Oceanic Archives, Indigenous Epistemologies, and Transpacific American Studies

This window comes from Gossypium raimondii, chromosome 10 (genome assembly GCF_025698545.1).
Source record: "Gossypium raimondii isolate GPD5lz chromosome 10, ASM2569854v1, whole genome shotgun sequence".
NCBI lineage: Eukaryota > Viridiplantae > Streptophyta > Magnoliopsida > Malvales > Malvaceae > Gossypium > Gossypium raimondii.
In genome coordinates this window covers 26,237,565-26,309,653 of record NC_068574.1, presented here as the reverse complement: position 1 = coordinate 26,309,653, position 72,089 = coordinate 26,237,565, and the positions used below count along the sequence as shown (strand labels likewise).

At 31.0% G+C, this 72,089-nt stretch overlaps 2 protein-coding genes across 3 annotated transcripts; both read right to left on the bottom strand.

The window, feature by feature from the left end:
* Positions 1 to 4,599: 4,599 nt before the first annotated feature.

Against the background of colonialism and the emergence of de-colonial thinking, we first explore the trajectoryof the Euro-American consciousness and movement from the Atlantic coast tothe Pacific coast of the United States and from North America to the Asia Pacific,and suggest the specific ways in which Asian studies, Asian American studies, and Pacificstudies intervene in American exceptionalism as alternatives. Next, we considerthe formation and development of the Asia Pacific in terms of what Kuan-HsingChen calls “Asia as method,” and the construction of the Pacific Islands in relation towhat Epeli Hau‘ofa defines as “our sea of islands” and “the ocean in us.” While Cheninsists on decolonization as a mutual process for the colonized and the colonizeralike, Hau‘ofa envisions a new indigenous way of rereading geography and rewriting humanity against neocolonialist and neo-imperialist practice. By investigatingthe transpacific as moments of military, cultural, and geopolitical contentions aswell as sites of global economic integration and resistance, we develop transpacificAmerican studies as a new critical paradigm in transnational American studies.
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